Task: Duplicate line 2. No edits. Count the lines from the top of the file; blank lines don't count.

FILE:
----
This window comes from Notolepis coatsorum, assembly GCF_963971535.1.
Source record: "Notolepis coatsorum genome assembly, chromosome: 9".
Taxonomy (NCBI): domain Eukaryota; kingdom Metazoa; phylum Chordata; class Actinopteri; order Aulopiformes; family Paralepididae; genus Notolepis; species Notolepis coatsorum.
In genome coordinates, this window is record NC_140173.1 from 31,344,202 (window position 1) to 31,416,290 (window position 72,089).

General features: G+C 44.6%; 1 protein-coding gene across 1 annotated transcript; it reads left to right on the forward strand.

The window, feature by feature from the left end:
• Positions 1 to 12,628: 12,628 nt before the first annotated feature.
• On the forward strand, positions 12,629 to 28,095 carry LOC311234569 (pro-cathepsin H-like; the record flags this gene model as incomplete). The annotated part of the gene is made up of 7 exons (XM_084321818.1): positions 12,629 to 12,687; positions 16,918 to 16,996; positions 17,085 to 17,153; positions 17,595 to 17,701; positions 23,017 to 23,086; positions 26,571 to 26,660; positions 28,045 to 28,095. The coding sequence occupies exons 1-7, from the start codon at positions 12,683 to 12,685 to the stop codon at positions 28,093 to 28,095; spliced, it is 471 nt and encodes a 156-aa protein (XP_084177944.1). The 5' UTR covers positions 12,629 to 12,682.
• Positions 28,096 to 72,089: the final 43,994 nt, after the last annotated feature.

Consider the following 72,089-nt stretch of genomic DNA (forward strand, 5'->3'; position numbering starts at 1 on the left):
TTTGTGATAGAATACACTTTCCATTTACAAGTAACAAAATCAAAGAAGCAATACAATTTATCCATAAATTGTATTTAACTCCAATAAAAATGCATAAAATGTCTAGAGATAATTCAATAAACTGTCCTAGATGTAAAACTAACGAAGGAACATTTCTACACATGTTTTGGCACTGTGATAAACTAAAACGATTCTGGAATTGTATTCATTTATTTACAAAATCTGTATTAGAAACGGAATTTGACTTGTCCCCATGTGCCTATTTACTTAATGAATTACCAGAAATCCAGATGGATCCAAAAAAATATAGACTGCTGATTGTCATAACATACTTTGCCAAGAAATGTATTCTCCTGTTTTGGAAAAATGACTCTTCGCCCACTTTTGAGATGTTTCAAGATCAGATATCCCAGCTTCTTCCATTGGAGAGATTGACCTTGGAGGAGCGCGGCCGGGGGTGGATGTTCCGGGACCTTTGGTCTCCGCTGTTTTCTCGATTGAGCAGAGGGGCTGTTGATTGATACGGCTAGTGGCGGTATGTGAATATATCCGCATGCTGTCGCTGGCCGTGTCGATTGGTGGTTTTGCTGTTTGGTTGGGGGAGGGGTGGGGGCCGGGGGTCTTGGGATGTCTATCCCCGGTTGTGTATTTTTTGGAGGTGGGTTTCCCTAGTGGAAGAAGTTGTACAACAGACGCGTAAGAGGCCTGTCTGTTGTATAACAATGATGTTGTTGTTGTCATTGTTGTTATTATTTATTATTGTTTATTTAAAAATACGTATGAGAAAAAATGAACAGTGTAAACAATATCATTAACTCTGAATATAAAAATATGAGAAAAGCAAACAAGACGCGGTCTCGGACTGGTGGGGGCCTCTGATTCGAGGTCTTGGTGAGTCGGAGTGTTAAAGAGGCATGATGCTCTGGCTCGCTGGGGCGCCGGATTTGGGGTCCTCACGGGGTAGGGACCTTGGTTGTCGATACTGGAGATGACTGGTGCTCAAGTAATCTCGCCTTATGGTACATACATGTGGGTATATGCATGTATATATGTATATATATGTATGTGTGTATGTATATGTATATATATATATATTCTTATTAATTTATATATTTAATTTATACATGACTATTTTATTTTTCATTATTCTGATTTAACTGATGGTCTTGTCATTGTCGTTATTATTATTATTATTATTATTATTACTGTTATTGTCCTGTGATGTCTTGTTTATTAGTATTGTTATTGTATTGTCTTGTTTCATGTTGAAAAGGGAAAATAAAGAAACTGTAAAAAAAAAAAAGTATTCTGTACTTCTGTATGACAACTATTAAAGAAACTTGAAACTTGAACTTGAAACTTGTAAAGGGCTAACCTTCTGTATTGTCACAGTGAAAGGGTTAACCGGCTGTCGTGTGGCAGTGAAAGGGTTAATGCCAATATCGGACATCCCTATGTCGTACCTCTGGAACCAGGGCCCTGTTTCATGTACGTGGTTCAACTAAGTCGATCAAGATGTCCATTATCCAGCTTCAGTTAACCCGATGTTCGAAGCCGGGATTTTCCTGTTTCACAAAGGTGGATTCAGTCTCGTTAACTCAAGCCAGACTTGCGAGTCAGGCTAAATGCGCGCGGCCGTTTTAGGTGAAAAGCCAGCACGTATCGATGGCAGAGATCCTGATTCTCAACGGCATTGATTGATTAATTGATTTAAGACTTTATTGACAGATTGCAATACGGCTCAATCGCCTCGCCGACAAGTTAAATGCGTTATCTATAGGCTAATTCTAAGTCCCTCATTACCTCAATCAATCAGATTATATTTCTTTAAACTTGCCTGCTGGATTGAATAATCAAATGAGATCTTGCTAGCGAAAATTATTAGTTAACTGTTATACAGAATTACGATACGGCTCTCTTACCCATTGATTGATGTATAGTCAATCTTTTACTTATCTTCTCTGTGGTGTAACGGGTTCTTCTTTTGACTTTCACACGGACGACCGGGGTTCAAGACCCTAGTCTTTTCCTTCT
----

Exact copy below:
Source record: "Notolepis coatsorum genome assembly, chromosome: 9".